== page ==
Thuy Vu, Host
Thuy is a three-time Emmy award-winning journalist, anchor and program host who's covered everything from presidential debates to culinary creations.
She has long been a familiar face and voice to Bay Area residents. Thuy was a news anchor and reporter for various Bay Area stations, including ABC7, CBS5, KTVU2, KQED-FM and National Public Radio. She also hosts LinkAsia, a program which weaves news from Asia's top television networks and conversations on Asia's social media into a unique look at one of the most fast-paced regions of the globe.
In 2011, Thuy's special series on the devastating legacy of Agent Orange sprayed during the Vietnam War won nine regional and national awards, including a prestigious Edward R. Murrow award.
In 2010, she was named Outstanding Reporter/Correspondent by the National Alliance for Women in Media.
Thuy's passion for journalism has taken her to many places. In Mexico, she covered the kidnappings of American tourists and the serial killings of young women working for American factories near the border. In 2000, she traveled to Washington, D.C. to cover the historic U.S. Supreme Court ruling on the contested Florida vote in the presidential election.
Thuy has returned several times to her homeland of Vietnam for special reports on the country's political and economic changes since the Vietnam War. She won Emmy and Associated Press awards for a report on the 30th anniversary of the first Operation Babylift flight rescuing orphans right before Saigon fell to the communists.
Thuy emigrated from Vietnam in 1975, fleeing the country with her family as Saigon fell. She lived in two refugee camps before resettling with her family in Duluth, Minnesota. She currently lives in Silicon Valley.
Thuy holds a bachelor's degree with honors in rhetoric from UC Berkeley.
Scott Shafer, Senior Correspondent
Scott's career didn't travel a straight line to KQED. He started his radio news career at KPFA in Berkeley and KFBK in Sacramento.
He left radio for a few years and plunged into the world of politics, aka "the dark side." From 1988 to 1992 Scott served former San Francisco Mayor Art Agnos as press secretary, and later worked for then-State Controller Gray Davis as chief of staff.
After a stint as a political consultant, he returned to journalism at KQED in 1998. As senior correspondent for KQED NEWSROOM and host of The California Report, Scott reports on a wide range of topics, from military and veterans' issues to health care and the judiciary.
Scott's comprehensive coverage of California's same-sex marriage debate earned him numerous awards. His reporting began in 2008 with the State Supreme Court's decision briefly legalizing gay marriage, through the successful Prop. 8 campaign to ban it. Scott provided ongoing coverage of the federal lawsuit against Prop. 8 and attended the historic oral arguments that culminated with the U.S. Supreme Court striking down Prop. 8 and the Defense of Marriage Act.
Scott has also covered a wide range of criminal justice issues — from efforts to reform California's "three strikes" law to implementation of Gov. Jerry Brown's prison "realignment" program.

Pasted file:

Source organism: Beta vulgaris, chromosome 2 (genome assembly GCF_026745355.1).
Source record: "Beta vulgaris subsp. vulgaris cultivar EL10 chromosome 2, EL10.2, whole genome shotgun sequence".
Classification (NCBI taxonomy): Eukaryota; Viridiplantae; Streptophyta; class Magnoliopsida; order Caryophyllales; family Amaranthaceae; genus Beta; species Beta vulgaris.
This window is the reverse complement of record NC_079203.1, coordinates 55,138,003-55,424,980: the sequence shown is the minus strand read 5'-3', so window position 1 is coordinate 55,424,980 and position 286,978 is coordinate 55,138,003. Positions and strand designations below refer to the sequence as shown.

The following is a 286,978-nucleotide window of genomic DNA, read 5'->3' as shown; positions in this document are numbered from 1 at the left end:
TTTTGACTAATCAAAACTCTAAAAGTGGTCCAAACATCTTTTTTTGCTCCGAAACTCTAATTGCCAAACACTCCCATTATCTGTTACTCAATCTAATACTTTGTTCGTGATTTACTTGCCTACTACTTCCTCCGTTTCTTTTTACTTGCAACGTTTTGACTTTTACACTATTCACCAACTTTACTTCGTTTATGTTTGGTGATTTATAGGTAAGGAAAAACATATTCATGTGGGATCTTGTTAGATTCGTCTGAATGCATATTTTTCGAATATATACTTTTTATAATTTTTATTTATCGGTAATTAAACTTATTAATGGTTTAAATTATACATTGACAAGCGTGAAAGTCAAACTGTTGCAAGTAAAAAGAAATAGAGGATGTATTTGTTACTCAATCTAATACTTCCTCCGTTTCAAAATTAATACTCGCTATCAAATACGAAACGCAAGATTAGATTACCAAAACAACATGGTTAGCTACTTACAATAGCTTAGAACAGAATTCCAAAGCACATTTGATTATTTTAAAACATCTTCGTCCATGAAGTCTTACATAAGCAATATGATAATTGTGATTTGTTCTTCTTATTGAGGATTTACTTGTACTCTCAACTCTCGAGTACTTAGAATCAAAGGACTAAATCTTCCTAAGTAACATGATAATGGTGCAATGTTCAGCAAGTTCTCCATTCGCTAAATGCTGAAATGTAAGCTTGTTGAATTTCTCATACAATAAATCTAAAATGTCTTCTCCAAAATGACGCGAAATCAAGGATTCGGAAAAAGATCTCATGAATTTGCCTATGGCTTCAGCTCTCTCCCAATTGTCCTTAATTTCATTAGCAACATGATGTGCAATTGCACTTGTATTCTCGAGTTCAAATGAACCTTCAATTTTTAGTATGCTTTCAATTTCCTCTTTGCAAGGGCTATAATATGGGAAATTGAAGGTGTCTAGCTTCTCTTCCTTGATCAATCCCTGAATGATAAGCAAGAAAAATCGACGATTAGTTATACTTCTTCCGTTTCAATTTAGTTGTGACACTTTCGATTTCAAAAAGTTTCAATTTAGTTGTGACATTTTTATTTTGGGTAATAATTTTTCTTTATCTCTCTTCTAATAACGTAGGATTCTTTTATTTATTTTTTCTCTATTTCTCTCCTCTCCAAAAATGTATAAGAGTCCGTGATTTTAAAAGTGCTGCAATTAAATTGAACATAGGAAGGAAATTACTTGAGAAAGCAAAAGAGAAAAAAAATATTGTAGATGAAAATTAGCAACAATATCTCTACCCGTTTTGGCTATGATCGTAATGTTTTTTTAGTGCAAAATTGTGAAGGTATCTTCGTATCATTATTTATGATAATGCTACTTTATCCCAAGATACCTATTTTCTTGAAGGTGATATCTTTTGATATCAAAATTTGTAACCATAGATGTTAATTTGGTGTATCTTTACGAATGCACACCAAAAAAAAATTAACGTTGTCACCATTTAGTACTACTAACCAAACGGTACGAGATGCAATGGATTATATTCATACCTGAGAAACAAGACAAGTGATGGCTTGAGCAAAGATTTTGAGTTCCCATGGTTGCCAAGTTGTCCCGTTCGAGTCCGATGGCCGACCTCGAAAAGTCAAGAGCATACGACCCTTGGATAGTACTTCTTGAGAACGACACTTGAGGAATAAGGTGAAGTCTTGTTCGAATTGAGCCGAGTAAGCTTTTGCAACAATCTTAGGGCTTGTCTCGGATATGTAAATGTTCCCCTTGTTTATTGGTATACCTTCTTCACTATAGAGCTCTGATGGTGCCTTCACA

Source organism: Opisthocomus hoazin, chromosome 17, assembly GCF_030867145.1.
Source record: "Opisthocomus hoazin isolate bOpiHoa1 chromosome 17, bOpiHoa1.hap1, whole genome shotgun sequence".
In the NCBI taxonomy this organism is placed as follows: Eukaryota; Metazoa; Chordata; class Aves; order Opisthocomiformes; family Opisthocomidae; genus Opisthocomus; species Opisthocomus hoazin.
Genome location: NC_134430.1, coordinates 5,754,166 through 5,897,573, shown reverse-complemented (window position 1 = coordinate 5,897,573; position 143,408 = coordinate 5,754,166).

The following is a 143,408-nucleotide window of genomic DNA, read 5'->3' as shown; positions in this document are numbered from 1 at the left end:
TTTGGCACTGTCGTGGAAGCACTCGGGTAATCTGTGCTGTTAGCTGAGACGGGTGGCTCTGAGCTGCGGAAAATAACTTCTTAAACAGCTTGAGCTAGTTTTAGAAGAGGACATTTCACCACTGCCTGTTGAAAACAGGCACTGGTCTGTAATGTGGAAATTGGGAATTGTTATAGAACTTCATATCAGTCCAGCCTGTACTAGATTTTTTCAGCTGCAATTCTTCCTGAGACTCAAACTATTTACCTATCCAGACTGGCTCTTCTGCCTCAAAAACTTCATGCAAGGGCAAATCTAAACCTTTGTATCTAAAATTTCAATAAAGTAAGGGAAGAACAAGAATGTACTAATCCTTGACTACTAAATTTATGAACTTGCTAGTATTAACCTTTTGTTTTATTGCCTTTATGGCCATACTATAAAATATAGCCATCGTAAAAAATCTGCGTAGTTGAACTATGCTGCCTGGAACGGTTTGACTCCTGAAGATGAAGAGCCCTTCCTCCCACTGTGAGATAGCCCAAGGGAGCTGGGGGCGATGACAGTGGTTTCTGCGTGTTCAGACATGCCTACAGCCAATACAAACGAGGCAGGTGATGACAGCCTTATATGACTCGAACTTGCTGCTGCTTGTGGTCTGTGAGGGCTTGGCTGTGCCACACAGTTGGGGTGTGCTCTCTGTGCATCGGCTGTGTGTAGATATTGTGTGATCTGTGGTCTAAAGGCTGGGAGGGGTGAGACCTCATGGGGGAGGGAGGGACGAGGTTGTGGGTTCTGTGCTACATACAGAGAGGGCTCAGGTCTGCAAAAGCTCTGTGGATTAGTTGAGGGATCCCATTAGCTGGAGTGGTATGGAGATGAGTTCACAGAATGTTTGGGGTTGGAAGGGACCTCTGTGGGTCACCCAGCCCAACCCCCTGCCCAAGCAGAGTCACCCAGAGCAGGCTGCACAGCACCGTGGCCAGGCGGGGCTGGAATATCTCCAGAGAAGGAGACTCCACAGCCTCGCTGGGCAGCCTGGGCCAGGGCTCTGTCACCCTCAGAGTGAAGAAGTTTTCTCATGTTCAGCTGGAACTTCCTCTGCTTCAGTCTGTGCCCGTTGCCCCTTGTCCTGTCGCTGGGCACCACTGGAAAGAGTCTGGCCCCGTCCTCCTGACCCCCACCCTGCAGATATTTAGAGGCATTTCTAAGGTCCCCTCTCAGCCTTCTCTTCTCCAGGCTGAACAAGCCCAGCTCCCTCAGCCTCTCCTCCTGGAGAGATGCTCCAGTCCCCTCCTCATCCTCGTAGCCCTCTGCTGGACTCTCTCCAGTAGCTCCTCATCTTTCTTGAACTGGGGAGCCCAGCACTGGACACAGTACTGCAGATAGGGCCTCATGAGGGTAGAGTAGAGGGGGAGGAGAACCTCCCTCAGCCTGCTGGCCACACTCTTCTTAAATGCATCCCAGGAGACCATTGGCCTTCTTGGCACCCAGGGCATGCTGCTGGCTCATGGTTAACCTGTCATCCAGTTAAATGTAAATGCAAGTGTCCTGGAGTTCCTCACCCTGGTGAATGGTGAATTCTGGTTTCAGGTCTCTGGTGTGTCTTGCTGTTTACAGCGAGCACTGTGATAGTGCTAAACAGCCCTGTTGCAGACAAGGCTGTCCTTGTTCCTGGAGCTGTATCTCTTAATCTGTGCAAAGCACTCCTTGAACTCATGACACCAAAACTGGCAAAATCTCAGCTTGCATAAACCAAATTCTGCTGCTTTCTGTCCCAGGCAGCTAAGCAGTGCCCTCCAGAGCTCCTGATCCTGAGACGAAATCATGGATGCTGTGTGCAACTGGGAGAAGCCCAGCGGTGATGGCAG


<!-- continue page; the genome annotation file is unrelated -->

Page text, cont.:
His work for state and local elected officials also brings insight to his coverage of politics and policy, earning him numerous journalism awards from the Public Radio News Directors Inc., the Society of Professional Journalists and the Radio and Television News Directors Association.
When he's not at work, Scott stays active swimming, playing water polo and biking. He also loves to travel. Of the many places he has visited his favorite destinations include France, Brazil, Italy and Mexico.
Monica Lam, Producer
Monica is a documentary filmmaker and journalist who has traveled to five continents producing, reporting and shooting stories for PBS NewsHour, Frontline and Independent Lens, as well as HBO, Swiss National TV and MSNBC.
Before joining KQED, she worked at the Center for Investigative Reporting, where she examined the impact of California's "three strikes" law and conditions inside supermax prisons in an Al Jazeera English documentary, "America's Prison Problem."
She also recently completed the documentary "Journey of the Bonesetter's Daughter," a cinema verite film about Amy Tan and the making of an opera based on Tan's family history.
Monica has also followed the stories of sweatshop workers in China, mercury poisoning in the North Atlantic, social entrepreneurship in Paraguay, baseball in Cuba, Yanomami Indians in the Amazon rainforest and crime prevention programs in Richmond, California.
Her work has been awarded an Alfred I. duPont Award, Edward R. Murrow Awards, an Emmy and Investigative Reporters and Editors Awards as well as being named a finalist for the Pulitzer Prize and an Oscar.
Monica studied urban studies at Stanford and earned a master's degree in journalism at UC Berkeley. She's also the mother of three and an enthusiastic swimmer and hiker.
Robin Epstein, Producer
Robin was associate producer and co-producer of This Week in Northern California starting in 2007. Beginning in 1991, Robin worked on a wide range of productions at KQED, including the popular restaurant review show Check, Please! Bay Area, the Bay Window series, three seasons of the environmental series Green Means for PBS and a documentary on the work of Stanford biologist Paul Ehrlich.
Before joining KQED, Robin worked at PM Magazine and at KRON-TV. She also worked at ZDTV on 21st Century Home for the Home and Garden Channel, and on The Next Twenty Years, a national showcase and lecture series on the future of technology, featuring a panel of speakers and corporate sponsors in seven U.S. cities.
Robin is a graduate of San Francisco State University with a degree in broadcast communications arts and a minor in sociology. She is a Bay Area native and a San Francisco resident. Outside of work she enjoys outdoor activities, the arts and travel.